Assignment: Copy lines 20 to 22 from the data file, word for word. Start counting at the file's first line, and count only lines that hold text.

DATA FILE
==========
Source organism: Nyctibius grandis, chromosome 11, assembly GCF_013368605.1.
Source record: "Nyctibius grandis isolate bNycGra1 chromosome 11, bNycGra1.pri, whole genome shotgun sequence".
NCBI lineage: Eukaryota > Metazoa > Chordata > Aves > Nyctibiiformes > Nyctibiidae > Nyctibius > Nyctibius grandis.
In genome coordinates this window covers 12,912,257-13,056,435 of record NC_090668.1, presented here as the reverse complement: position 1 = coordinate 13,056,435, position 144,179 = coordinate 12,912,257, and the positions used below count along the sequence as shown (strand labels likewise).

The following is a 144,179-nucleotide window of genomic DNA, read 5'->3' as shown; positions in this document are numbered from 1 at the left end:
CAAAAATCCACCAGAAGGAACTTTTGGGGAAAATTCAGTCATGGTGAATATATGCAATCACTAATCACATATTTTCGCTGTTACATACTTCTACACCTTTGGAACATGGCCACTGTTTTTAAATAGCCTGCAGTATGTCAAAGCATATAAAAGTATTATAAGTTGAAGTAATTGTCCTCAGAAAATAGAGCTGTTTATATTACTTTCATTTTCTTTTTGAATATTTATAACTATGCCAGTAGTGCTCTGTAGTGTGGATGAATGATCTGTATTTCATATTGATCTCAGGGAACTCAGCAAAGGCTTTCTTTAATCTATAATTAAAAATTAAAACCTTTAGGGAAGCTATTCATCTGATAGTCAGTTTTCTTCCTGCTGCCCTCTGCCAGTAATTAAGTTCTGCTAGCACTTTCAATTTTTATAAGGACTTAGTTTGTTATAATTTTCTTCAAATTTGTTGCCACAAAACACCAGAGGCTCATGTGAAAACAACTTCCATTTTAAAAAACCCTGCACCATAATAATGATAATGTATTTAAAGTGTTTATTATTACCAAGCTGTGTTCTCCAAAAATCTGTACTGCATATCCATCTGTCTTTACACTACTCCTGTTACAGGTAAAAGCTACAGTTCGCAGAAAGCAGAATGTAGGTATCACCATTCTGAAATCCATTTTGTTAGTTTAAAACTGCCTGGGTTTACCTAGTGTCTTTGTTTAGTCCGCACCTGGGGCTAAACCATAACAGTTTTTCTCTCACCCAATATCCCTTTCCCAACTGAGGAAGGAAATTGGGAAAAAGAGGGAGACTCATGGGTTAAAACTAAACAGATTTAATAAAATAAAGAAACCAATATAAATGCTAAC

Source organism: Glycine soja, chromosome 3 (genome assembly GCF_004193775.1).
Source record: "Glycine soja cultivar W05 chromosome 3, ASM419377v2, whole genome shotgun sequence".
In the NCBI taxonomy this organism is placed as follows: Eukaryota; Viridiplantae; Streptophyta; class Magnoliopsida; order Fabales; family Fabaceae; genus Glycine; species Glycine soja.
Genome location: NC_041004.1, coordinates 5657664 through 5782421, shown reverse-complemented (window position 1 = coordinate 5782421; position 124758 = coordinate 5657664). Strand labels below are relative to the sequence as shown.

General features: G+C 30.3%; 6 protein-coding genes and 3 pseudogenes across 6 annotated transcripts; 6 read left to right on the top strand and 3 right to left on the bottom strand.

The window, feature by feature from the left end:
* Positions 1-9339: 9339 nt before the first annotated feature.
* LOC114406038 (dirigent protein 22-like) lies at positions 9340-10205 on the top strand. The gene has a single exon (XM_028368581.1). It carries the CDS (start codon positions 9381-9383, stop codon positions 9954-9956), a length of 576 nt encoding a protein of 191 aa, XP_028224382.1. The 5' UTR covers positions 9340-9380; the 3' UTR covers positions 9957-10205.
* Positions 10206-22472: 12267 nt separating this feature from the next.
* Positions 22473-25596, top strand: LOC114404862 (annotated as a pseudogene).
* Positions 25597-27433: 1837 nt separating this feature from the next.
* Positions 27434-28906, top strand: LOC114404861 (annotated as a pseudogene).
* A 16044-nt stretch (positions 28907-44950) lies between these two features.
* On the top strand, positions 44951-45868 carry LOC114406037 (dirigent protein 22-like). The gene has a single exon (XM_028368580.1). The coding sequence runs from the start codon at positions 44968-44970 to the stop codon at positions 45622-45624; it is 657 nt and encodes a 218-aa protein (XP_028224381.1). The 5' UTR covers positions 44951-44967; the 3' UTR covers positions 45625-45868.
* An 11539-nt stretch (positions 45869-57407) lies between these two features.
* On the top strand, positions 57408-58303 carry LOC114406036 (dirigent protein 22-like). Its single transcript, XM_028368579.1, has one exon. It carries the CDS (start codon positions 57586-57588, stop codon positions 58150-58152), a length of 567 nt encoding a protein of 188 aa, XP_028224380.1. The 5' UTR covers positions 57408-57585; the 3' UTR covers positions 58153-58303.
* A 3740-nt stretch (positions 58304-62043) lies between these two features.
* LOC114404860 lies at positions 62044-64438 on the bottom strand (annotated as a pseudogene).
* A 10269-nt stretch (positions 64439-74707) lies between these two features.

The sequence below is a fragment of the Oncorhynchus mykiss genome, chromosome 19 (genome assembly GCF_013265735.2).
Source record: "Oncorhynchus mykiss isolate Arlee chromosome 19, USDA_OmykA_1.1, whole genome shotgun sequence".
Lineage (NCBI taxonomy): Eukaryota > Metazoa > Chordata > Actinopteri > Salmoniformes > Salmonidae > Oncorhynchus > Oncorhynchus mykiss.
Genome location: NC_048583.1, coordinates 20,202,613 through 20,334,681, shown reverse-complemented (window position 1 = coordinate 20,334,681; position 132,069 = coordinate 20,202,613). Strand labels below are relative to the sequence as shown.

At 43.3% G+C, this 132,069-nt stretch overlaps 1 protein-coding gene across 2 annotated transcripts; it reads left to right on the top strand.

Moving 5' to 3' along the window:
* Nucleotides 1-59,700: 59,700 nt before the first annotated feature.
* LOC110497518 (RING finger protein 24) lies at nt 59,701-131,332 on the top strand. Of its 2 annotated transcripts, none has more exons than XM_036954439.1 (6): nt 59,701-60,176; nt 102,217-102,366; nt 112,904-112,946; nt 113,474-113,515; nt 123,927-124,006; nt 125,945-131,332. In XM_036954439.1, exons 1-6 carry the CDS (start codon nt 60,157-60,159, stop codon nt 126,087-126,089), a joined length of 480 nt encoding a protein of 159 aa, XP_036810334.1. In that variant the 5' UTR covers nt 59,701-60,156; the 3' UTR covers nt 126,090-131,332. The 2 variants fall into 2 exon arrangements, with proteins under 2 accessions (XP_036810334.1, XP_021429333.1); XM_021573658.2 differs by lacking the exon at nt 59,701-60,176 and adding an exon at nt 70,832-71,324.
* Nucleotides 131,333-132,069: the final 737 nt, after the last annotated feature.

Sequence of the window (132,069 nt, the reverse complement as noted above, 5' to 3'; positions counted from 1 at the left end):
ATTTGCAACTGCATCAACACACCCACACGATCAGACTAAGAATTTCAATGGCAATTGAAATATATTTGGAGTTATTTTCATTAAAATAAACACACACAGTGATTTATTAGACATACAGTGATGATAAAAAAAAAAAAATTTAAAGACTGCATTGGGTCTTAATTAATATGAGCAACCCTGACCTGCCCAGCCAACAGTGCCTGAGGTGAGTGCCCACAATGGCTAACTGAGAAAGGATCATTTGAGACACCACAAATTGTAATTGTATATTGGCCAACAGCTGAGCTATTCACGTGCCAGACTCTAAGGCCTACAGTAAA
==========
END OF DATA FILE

* On the top strand, positions 44951-45868 carry LOC114406037 (dirigent protein 22-like). The gene has a single exon (XM_028368580.1). The coding sequence runs from the start codon at positions 44968-44970 to the stop codon at positions 45622-45624; it is 657 nt and encodes a 218-aa protein (XP_028224381.1). The 5' UTR covers positions 44951-44967; the 3' UTR covers positions 45625-45868.
* An 11539-nt stretch (positions 45869-57407) lies between these two features.
* On the top strand, positions 57408-58303 carry LOC114406036 (dirigent protein 22-like). Its single transcript, XM_028368579.1, has one exon. It carries the CDS (start codon positions 57586-57588, stop codon positions 58150-58152), a length of 567 nt encoding a protein of 188 aa, XP_028224380.1. The 5' UTR covers positions 57408-57585; the 3' UTR covers positions 58153-58303.